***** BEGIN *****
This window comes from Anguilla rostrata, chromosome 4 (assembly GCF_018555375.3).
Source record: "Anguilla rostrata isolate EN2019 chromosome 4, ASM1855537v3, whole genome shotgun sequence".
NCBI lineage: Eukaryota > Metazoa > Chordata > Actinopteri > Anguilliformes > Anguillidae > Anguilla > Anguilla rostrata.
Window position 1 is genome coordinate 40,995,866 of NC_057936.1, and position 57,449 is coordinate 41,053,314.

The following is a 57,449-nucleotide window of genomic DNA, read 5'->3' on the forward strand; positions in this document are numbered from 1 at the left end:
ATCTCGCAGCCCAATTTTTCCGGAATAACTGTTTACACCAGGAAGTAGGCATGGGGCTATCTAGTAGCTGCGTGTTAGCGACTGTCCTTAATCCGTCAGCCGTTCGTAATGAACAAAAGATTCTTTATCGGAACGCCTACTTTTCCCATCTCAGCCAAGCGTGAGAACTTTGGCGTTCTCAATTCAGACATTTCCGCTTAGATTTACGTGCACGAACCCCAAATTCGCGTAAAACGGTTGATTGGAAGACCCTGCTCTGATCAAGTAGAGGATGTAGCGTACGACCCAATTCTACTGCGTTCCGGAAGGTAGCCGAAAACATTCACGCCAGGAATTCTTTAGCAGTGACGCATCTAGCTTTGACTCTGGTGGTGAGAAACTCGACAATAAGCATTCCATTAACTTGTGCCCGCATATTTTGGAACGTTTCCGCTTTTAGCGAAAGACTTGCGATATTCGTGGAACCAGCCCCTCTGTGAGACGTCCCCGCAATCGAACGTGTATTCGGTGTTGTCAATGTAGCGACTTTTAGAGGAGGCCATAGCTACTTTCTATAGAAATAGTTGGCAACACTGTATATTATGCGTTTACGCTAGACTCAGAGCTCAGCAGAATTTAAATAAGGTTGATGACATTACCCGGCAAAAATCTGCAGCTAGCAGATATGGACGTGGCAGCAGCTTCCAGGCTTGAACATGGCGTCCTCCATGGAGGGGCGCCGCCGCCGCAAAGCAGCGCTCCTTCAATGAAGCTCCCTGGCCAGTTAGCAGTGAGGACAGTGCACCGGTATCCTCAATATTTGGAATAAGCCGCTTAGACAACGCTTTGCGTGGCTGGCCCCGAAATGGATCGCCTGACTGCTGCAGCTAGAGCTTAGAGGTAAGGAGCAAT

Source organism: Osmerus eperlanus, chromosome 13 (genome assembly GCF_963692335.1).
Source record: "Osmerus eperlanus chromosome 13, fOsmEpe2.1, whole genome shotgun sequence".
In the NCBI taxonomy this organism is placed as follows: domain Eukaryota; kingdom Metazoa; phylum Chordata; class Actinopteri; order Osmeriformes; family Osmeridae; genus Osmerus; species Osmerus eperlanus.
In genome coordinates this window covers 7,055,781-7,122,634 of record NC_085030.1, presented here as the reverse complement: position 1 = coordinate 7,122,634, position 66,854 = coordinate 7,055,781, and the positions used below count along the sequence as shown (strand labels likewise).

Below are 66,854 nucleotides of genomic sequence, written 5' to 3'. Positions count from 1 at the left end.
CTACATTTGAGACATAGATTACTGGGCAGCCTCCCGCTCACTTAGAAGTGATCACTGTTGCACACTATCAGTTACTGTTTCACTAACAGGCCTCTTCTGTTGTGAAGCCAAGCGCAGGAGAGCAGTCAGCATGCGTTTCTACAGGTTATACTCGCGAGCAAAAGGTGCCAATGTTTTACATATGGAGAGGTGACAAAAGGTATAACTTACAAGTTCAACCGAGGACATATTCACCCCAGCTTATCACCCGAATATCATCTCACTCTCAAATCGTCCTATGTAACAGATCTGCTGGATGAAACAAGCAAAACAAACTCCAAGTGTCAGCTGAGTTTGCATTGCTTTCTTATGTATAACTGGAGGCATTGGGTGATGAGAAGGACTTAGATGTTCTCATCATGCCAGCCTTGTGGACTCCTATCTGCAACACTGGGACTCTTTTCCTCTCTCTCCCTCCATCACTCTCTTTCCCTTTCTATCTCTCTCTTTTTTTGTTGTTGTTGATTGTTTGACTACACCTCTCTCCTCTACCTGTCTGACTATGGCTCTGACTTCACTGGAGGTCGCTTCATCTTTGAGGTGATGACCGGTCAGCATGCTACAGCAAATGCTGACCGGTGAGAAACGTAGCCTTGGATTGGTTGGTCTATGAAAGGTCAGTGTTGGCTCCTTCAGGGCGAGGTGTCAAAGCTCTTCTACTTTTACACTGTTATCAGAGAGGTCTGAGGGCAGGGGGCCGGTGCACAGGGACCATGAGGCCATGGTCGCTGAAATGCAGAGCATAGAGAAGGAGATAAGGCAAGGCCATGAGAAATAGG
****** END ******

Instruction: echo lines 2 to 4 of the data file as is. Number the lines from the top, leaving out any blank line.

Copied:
Source record: "Anguilla rostrata isolate EN2019 chromosome 4, ASM1855537v3, whole genome shotgun sequence".
NCBI lineage: Eukaryota > Metazoa > Chordata > Actinopteri > Anguilliformes > Anguillidae > Anguilla > Anguilla rostrata.
Window position 1 is genome coordinate 40,995,866 of NC_057936.1, and position 57,449 is coordinate 41,053,314.